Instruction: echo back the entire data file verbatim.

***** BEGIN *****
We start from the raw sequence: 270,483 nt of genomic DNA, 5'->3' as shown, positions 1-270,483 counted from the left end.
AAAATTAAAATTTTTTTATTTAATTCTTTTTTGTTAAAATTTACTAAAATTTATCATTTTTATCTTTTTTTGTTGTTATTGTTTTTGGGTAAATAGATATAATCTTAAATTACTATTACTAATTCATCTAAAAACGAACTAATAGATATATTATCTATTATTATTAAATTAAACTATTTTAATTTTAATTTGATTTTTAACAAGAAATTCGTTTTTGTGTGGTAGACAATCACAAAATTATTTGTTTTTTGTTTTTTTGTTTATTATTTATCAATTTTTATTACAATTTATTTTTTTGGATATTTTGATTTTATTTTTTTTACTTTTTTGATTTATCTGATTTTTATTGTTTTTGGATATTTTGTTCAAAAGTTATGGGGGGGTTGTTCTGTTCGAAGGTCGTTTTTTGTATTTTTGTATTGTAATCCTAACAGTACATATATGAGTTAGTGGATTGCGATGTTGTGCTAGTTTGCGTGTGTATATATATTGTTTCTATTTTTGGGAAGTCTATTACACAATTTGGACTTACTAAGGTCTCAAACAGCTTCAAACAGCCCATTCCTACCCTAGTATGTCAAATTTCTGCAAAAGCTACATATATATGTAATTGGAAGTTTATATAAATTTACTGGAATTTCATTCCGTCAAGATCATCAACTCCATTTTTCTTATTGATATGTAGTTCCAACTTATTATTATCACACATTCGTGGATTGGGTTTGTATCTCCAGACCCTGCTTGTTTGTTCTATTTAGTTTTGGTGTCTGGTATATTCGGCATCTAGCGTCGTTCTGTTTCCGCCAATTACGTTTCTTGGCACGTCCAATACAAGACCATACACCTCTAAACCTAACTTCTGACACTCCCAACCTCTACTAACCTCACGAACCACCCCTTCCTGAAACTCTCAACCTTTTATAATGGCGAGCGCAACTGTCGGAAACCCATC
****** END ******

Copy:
We start from the raw sequence: 270,483 nt of genomic DNA, 5'->3' as shown, positions 1-270,483 counted from the left end.
AAAATTAAAATTTTTTTATTTAATTCTTTTTTGTTAAAATTTACTAAAATTTATCATTTTTATCTTTTTTTGTTGTTATTGTTTTTGGGTAAATAGATATAATCTTAAATTACTATTACTAATTCATCTAAAAACGAACTAATAGATATATTATCTATTATTATTAAATTAAACTATTTTAATTTTAATTTGATTTTTAACAAGAAATTCGTTTTTGTGTGGTAGACAATCACAAAATTATTTGTTTTTTGTTTTTTTGTTTATTATTTATCAATTTTTATTACAATTTATTTTTTTGGATATTTTGATTTTATTTTTTTTACTTTTTTGATTTATCTGATTTTTATTGTTTTTGGATATTTTGTTCAAAAGTTATGGGGGGGTTGTTCTGTTCGAAGGTCGTTTTTTGTATTTTTGTATTGTAATCCTAACAGTACATATATGAGTTAGTGGATTGCGATGTTGTGCTAGTTTGCGTGTGTATATATATTGTTTCTATTTTTGGGAAGTCTATTACACAATTTGGACTTACTAAGGTCTCAAACAGCTTCAAACAGCCCATTCCTACCCTAGTATGTCAAATTTCTGCAAAAGCTACATATATATGTAATTGGAAGTTTATATAAATTTACTGGAATTTCATTCCGTCAAGATCATCAACTCCATTTTTCTTATTGATATGTAGTTCCAACTTATTATTATCACACATTCGTGGATTGGGTTTGTATCTCCAGACCCTGCTTGTTTGTTCTATTTAGTTTTGGTGTCTGGTATATTCGGCATCTAGCGTCGTTCTGTTTCCGCCAATTACGTTTCTTGGCACGTCCAATACAAGACCATACACCTCTAAACCTAACTTCTGACACTCCCAACCTCTACTAACCTCACGAACCACCCCTTCCTGAAACTCTCAACCTTTTATAATGGCGAGCGCAACTGTCGGAAACCCATC